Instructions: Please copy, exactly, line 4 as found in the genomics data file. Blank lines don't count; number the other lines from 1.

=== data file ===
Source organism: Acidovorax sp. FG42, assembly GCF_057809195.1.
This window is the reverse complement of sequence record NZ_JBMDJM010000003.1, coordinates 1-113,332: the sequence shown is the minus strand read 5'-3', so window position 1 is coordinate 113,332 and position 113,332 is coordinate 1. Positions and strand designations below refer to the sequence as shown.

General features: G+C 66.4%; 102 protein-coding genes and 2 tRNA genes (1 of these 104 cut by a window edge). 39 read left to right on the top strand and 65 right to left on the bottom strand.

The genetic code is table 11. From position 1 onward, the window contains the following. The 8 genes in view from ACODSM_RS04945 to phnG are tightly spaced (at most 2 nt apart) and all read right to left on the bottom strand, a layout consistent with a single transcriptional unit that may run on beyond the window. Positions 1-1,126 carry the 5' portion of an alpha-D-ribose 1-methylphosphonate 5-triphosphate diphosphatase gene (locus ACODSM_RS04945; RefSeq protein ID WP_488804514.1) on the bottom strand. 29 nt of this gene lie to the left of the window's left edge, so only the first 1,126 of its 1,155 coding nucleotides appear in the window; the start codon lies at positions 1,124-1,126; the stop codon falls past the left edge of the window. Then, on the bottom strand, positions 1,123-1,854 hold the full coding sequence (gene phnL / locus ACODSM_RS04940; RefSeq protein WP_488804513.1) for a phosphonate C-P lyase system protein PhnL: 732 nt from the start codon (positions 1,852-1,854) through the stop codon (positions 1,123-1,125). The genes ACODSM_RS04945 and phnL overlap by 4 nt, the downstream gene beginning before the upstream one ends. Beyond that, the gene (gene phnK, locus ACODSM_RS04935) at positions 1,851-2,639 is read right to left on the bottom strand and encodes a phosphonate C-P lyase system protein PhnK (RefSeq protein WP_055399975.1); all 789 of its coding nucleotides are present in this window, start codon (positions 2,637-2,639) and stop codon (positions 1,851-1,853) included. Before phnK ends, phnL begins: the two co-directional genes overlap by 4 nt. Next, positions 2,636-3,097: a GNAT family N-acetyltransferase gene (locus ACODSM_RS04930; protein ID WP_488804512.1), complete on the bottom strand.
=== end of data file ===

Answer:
The genetic code is table 11. From position 1 onward, the window contains the following. The 8 genes in view from ACODSM_RS04945 to phnG are tightly spaced (at most 2 nt apart) and all read right to left on the bottom strand, a layout consistent with a single transcriptional unit that may run on beyond the window. Positions 1-1,126 carry the 5' portion of an alpha-D-ribose 1-methylphosphonate 5-triphosphate diphosphatase gene (locus ACODSM_RS04945; RefSeq protein ID WP_488804514.1) on the bottom strand. 29 nt of this gene lie to the left of the window's left edge, so only the first 1,126 of its 1,155 coding nucleotides appear in the window; the start codon lies at positions 1,124-1,126; the stop codon falls past the left edge of the window. Then, on the bottom strand, positions 1,123-1,854 hold the full coding sequence (gene phnL / locus ACODSM_RS04940; RefSeq protein WP_488804513.1) for a phosphonate C-P lyase system protein PhnL: 732 nt from the start codon (positions 1,852-1,854) through the stop codon (positions 1,123-1,125). The genes ACODSM_RS04945 and phnL overlap by 4 nt, the downstream gene beginning before the upstream one ends. Beyond that, the gene (gene phnK, locus ACODSM_RS04935) at positions 1,851-2,639 is read right to left on the bottom strand and encodes a phosphonate C-P lyase system protein PhnK (RefSeq protein WP_055399975.1); all 789 of its coding nucleotides are present in this window, start codon (positions 2,637-2,639) and stop codon (positions 1,851-1,853) included. Before phnK ends, phnL begins: the two co-directional genes overlap by 4 nt. Next, positions 2,636-3,097: a GNAT family N-acetyltransferase gene (locus ACODSM_RS04930; protein ID WP_488804512.1), complete on the bottom strand.